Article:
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Climatic Change

, Volume 146, Issue 1–2, pp 47–58 | Cite as

Assessing climate vulnerabilities and adaptive strategies for resilient beef and dairy operations in the tropics

  • Guillermo Ortiz-Colón
  • Stephen J. Fain
  • Isabel K. Parés
  • Jaime Curbelo-Rodríguez
  • Esbal Jiménez-Cabán
  • Melvin Pagán-Morales
  • William A. Gould
Article

Abstract

Cattle ranchers and dairy farmers operating throughout many tropical regions are experiencing major challenges associated with climate change such as higher incidence of heat stress and drought. These effects can result in reduced productivity of rangeland, shortage of nutritional feed, increased heat stress on animals, and high energy costs for cooling. High temperatures and resultant heat stress reduce animal productivity and increase the proliferation and survival of parasites and disease pathogens. Warming reduces the ability of dairy cattle to produce milk and gain weight and can also lower conception rates. This paper reviews research from the Caribbean on heat tolerant traits in bovine and presents evidence that introducing a “slick hair” gene into Holstein cows by crossbreeding with Senepols may increase thermo-tolerance and productivity. As in other parts of the tropics, principal cattle breeds in Puerto Rico and the US Virgin Islands have been largely introduced from temperate regions. Research indicates these animals may be poorly adapted to rising temperatures, leaving them increasingly vulnerable to chronic heat stress and reduced productivity. Adaptive practices have been developed in breeding and pasture management programs including selection for more heat-resistant genotypes, silvopasturing and crop diversification in forage production, and optimizing facilities and practices to reduce heat stress. Given the nature of climate vulnerability, an integrated approach to adaptation will likely have the greatest success in reducing future risk for producers.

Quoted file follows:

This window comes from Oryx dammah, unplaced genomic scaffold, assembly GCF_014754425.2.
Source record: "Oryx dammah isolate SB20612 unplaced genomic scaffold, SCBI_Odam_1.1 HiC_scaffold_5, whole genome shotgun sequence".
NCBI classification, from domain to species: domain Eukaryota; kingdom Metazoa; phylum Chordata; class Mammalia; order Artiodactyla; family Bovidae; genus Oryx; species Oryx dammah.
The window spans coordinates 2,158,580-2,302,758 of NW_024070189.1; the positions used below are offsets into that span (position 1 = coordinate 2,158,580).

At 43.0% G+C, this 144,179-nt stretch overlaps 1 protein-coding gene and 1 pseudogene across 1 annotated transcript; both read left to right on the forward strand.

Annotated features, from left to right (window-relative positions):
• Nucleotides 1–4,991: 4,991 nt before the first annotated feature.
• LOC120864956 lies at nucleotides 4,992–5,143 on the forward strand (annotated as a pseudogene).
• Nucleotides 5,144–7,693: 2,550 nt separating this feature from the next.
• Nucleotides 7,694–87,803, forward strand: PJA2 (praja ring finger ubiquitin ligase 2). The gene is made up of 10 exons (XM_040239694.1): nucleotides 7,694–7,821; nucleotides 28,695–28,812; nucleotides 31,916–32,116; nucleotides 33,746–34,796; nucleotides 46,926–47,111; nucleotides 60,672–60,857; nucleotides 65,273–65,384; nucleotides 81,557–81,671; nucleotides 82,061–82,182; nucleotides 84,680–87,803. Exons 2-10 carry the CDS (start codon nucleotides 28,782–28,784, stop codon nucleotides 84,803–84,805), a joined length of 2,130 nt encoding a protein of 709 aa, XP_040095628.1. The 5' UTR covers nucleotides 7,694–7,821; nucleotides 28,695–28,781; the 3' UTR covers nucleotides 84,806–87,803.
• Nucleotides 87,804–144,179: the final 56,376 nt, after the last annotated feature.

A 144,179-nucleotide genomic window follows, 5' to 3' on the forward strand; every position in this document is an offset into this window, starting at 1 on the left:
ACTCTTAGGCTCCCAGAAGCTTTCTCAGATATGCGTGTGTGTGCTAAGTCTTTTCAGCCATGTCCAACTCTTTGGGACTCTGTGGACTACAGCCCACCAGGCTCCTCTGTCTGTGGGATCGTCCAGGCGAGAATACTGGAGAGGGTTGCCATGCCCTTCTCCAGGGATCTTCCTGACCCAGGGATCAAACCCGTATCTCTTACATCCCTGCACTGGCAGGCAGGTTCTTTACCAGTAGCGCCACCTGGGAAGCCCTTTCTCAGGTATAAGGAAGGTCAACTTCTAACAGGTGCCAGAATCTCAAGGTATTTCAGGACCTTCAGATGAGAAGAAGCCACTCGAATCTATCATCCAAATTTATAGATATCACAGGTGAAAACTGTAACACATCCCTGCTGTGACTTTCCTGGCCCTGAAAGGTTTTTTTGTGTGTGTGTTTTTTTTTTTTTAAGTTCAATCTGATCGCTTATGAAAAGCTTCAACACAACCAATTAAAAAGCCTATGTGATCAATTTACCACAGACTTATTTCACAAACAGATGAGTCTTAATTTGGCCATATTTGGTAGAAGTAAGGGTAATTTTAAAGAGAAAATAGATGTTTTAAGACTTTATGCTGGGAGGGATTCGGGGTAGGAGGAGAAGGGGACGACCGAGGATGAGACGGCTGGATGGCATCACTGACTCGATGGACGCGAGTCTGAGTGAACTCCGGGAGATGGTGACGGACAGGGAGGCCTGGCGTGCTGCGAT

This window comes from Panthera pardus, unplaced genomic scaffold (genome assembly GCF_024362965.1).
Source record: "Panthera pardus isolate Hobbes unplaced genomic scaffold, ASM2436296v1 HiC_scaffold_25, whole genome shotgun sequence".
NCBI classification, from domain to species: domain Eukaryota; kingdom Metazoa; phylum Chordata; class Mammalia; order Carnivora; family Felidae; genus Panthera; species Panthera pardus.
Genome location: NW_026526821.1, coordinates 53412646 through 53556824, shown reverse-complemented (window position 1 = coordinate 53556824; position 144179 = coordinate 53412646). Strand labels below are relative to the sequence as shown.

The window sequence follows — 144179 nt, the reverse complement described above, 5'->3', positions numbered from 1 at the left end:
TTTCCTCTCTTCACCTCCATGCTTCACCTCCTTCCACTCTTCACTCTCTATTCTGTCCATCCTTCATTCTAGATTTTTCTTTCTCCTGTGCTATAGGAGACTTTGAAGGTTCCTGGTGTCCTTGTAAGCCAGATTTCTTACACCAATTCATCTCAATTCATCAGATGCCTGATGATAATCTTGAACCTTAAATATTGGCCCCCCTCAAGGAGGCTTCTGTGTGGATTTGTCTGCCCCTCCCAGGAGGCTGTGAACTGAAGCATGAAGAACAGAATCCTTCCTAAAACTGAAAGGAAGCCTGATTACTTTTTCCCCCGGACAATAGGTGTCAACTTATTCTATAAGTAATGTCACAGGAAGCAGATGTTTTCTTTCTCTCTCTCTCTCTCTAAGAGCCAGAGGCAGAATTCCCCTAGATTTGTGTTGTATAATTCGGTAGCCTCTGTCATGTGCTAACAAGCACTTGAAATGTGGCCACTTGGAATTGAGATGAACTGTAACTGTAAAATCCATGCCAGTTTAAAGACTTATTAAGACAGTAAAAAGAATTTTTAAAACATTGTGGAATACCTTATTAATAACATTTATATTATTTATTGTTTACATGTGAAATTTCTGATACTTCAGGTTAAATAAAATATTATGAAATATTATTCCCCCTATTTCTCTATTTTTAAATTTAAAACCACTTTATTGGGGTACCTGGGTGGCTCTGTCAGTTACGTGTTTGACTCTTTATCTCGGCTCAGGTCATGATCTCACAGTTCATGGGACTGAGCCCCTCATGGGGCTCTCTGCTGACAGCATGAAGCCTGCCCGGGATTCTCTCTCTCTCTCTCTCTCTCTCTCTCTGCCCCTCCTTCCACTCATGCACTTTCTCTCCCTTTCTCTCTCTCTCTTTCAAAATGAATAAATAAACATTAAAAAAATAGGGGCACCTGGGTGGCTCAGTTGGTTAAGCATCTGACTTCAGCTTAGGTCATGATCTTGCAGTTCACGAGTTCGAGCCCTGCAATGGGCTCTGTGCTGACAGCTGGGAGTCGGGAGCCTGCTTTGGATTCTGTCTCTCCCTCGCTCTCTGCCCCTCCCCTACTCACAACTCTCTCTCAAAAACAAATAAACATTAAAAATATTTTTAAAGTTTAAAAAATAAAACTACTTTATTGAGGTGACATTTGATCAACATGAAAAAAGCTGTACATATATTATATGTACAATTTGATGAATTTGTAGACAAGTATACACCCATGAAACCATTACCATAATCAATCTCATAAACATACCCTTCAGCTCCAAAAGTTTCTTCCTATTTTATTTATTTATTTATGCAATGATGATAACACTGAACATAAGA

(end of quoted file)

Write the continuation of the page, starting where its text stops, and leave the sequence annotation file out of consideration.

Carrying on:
Keywords

Climate change Holstein Senepol Adaptation Agriculture Cattle 

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Copyright information

© Springer Science+Business Media B.V., part of Springer Nature 2018

Authors and Affiliations

  • Guillermo Ortiz-Colón
    • 1
  • Stephen J. Fain
    • 2
  • Isabel K. Parés
    • 2
  • Jaime Curbelo-Rodríguez
    • 1
  • Esbal Jiménez-Cabán
    • 1
  • Melvin Pagán-Morales
    • 1
  • William A. Gould
    • 2
  1. 1.University of Puerto Rico at MayagüezMayagüezPuerto Rico
  2. 2.US Forest Service International Institute of Tropical ForestryRío PiedrasPuerto Rico

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